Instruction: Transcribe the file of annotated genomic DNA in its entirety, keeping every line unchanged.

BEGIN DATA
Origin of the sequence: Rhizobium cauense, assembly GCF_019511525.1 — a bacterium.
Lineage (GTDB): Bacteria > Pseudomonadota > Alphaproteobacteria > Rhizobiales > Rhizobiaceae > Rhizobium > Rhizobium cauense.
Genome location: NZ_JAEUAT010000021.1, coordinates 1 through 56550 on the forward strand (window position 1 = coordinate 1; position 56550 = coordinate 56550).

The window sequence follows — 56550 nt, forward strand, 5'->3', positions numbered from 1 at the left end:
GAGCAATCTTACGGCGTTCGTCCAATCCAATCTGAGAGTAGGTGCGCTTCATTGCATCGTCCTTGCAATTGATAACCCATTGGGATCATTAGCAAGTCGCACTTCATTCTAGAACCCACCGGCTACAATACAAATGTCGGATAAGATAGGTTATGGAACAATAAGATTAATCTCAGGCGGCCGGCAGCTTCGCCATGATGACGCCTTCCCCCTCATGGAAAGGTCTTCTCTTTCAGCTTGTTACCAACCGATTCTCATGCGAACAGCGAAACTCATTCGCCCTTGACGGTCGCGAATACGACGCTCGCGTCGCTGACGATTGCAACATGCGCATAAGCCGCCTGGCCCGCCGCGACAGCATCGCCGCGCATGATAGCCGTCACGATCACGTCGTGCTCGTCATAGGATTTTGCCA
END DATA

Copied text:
Origin of the sequence: Rhizobium cauense, assembly GCF_019511525.1 — a bacterium.
Lineage (GTDB): Bacteria > Pseudomonadota > Alphaproteobacteria > Rhizobiales > Rhizobiaceae > Rhizobium > Rhizobium cauense.
Genome location: NZ_JAEUAT010000021.1, coordinates 1 through 56550 on the forward strand (window position 1 = coordinate 1; position 56550 = coordinate 56550).

The window sequence follows — 56550 nt, forward strand, 5'->3', positions numbered from 1 at the left end:
GAGCAATCTTACGGCGTTCGTCCAATCCAATCTGAGAGTAGGTGCGCTTCATTGCATCGTCCTTGCAATTGATAACCCATTGGGATCATTAGCAAGTCGCACTTCATTCTAGAACCCACCGGCTACAATACAAATGTCGGATAAGATAGGTTATGGAACAATAAGATTAATCTCAGGCGGCCGGCAGCTTCGCCATGATGACGCCTTCCCCCTCATGGAAAGGTCTTCTCTTTCAGCTTGTTACCAACCGATTCTCATGCGAACAGCGAAACTCATTCGCCCTTGACGGTCGCGAATACGACGCTCGCGTCGCTGACGATTGCAACATGCGCATAAGCCGCCTGGCCCGCCGCGACAGCATCGCCGCGCATGATAGCCGTCACGATCACGTCGTGCTCGTCATAGGATTTTGCCA